Archaeological reforms needed in source countries: Reward the finder, excavate faster, keep what is important but allow a licit market

Laws now are obsessed with the objects rather than the sites


Today we see two powerful forces clashing together. On the one hand there is the national mythology, the sense of identity of the source countries, in many cases constructed around their archaeological past. We all know how people will fight instinctively to protect their sense of who they are. Nations are no different in this, and politicians know how to exploit this ably.

Three years ago an Italian senator proposed a very moderate law which would have allowed archaeological goods out of the country on long-term loan. Professor Argan, a famous art historian and former Communist mayor of Rome said, "And what shall we do if the foreign museums do not give them back; shall we send in the troops?" He knew perfectly well that there was not the slightest risk of the museums doing this, but he played on popular sentiment so as to scotch a proposal of which he did not approve. In political terms, the archaeology laws in most of the source countries can be equated to the gun laws in the US, which also carry such an emotive punch that it takes a brave and secure politician to dare challenge them.

The other side of this Scylla and Charybdis is the human desire to own things. The pleasure of holding even a minor work of art in your hands is infinitely superior to seeing a greater one through glass. Strong financial interests are entwined with this desire and these interests conflict with the protectionism of the source countries.

Crushed between the two is the history, not just of the source countries, but — and it is vital to realise this — of all of us.

I believe that to wish the market in archaeological goods out of existence is to whistle in the wind; you need only think of the failure of Prohibition. Laws which attempt to suppress trade in something for which there is demand lead to a black market and laws which go against the reasonable interests of the citizen will fail to gain the support of the citizen. The laws in most of the source countries are of this nature. I believe that until these laws are reformulated, no amount of international agreements — UNESCO Convention, UNIDROIT Convention etc — will reduce the damage to archaeological sites.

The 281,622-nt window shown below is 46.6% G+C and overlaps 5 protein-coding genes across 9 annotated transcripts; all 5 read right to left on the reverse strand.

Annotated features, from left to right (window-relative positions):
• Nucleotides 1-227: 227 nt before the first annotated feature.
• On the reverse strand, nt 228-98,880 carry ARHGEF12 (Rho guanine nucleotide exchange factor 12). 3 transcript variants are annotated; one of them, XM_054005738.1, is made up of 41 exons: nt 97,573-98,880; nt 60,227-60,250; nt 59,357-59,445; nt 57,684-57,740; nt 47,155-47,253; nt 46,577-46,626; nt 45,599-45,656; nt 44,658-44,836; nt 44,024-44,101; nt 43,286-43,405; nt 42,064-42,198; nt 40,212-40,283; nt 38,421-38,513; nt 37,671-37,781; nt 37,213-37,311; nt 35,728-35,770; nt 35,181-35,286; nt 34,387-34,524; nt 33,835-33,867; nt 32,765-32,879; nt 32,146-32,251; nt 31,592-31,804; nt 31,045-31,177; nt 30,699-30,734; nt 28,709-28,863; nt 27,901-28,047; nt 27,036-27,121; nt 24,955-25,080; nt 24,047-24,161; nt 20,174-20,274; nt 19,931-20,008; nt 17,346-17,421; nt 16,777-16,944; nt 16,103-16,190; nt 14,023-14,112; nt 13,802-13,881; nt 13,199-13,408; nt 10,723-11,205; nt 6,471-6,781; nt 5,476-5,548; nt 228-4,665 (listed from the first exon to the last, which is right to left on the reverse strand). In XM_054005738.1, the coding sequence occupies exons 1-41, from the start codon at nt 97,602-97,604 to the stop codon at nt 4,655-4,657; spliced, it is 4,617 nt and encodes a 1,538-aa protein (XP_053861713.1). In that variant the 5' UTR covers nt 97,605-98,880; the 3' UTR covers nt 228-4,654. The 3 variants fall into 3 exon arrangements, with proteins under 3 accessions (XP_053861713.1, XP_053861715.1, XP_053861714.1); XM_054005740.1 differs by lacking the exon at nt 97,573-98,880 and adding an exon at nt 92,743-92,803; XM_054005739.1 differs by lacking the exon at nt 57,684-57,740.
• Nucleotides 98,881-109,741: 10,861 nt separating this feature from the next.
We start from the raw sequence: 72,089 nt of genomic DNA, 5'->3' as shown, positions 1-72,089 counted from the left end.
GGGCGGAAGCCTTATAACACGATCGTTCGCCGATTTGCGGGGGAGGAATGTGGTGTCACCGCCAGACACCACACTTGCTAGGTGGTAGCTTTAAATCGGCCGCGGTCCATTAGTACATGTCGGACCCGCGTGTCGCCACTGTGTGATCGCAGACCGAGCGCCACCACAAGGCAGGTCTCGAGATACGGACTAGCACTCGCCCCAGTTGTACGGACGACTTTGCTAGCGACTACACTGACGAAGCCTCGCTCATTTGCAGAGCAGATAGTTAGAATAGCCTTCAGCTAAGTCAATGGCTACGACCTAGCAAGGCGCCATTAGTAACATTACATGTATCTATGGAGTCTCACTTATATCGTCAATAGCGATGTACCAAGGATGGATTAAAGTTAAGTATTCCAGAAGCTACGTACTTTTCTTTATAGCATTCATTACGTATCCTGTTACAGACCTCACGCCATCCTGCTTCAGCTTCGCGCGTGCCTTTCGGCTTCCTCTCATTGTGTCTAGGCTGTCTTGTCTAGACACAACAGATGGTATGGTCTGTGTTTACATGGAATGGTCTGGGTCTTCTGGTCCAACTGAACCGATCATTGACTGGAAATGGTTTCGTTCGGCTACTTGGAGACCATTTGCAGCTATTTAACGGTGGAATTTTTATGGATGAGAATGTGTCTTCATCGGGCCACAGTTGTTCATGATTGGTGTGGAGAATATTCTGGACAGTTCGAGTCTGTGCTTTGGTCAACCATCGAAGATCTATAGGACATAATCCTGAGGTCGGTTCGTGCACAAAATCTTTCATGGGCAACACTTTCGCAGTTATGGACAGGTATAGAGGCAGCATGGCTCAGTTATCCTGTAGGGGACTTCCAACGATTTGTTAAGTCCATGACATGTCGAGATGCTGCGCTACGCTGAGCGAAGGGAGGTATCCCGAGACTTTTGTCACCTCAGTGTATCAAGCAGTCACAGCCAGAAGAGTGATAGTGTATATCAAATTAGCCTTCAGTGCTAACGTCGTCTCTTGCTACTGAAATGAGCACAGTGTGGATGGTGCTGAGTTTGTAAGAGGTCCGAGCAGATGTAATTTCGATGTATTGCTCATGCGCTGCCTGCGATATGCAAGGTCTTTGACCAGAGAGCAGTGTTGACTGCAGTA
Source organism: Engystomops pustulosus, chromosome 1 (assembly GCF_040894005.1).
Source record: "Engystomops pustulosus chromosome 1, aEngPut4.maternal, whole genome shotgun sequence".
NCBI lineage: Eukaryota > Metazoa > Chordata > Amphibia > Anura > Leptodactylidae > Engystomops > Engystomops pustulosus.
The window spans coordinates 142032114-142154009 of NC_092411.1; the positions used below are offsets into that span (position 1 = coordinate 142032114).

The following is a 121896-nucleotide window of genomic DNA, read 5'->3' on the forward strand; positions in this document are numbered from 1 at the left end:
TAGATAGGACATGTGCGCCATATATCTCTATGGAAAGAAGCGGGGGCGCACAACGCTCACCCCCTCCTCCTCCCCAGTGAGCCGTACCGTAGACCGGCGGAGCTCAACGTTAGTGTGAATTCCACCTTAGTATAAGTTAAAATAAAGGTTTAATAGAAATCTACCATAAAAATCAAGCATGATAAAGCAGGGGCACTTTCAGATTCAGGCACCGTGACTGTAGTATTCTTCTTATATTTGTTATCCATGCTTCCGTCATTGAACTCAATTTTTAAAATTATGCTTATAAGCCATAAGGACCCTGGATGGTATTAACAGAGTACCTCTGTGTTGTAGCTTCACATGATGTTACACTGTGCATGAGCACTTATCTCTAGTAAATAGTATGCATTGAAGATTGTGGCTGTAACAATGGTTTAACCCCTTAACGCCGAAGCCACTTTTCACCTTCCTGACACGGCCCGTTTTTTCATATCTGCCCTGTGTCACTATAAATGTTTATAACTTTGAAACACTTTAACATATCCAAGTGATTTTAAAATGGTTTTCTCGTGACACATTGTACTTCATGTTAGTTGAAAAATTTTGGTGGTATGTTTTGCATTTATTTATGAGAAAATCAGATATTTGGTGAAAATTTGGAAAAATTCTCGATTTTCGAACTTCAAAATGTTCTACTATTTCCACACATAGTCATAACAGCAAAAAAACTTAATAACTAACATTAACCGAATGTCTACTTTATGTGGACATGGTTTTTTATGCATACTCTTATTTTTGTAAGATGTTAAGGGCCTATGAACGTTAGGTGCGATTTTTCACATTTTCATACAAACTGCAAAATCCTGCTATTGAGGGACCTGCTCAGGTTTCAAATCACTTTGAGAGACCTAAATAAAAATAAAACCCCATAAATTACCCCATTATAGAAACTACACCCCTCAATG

The reason why the earth's surface is being disturbed faster than ever before in the world's history is technological and economic. Metal detectors are generally available, but even their use is as nothing compared to the effects of growing prosperity. Towns expand, roads are built, everywhere bulldozers are sinking their huge blades into the ground. There is an uncomfortable degree of truth in the obviously self-serving argument used by collectors such as George Ortiz that it is the art market that saves many of these chance finds. If these had no value, they would probably be destroyed as soon as uncovered because, as the laws stand in the source countries at present, chance finders would have to act in quite saintly conflict with their legitimate interests to declare finds to the authorities.

When politicians in the source countries bother to look at their legislation in this area — which is not often — talk is usually of strengthening it, rather than of considering whether it is workable or not. And the objectives are wrong. The laws are all about the objects and, in particular, about keeping them inside the national boundaries. If the politicians really wanted to protect their own and mankind's history, the laws' first aim should be anything that helps protect a site. The protection of objects would follow on from this first premise.

So how are we to save both sites and objects? The solution is to make every citizen a potential protector of the archaeological heritage, as he is in Britain. This involves eliminating the confiscatory nature of the existing laws and accepting the principle of fair compensation for the finder.